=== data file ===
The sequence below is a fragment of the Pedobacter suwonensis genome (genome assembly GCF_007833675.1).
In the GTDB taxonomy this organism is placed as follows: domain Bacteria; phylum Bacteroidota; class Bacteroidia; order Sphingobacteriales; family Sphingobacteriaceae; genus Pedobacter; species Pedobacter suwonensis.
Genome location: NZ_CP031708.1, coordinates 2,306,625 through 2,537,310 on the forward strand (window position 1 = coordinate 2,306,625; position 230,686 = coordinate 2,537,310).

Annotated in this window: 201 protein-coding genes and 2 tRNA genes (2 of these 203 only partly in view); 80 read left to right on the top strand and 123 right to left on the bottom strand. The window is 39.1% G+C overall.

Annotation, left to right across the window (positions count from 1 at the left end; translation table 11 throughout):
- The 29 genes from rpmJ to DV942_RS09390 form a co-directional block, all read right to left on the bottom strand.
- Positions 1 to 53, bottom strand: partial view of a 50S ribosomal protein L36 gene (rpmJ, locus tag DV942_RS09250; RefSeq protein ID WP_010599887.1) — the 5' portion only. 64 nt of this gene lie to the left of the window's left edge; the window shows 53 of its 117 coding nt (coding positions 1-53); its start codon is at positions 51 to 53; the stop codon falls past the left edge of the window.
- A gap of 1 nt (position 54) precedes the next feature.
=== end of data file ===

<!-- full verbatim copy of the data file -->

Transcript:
The sequence below is a fragment of the Pedobacter suwonensis genome (genome assembly GCF_007833675.1).
In the GTDB taxonomy this organism is placed as follows: domain Bacteria; phylum Bacteroidota; class Bacteroidia; order Sphingobacteriales; family Sphingobacteriaceae; genus Pedobacter; species Pedobacter suwonensis.
Genome location: NZ_CP031708.1, coordinates 2,306,625 through 2,537,310 on the forward strand (window position 1 = coordinate 2,306,625; position 230,686 = coordinate 2,537,310).

Annotated in this window: 201 protein-coding genes and 2 tRNA genes (2 of these 203 only partly in view); 80 read left to right on the top strand and 123 right to left on the bottom strand. The window is 39.1% G+C overall.

Annotation, left to right across the window (positions count from 1 at the left end; translation table 11 throughout):
- The 29 genes from rpmJ to DV942_RS09390 form a co-directional block, all read right to left on the bottom strand.
- Positions 1 to 53, bottom strand: partial view of a 50S ribosomal protein L36 gene (rpmJ, locus tag DV942_RS09250; RefSeq protein ID WP_010599887.1) — the 5' portion only. 64 nt of this gene lie to the left of the window's left edge; the window shows 53 of its 117 coding nt (coding positions 1-53); its start codon is at positions 51 to 53; the stop codon falls past the left edge of the window.
- A gap of 1 nt (position 54) precedes the next feature.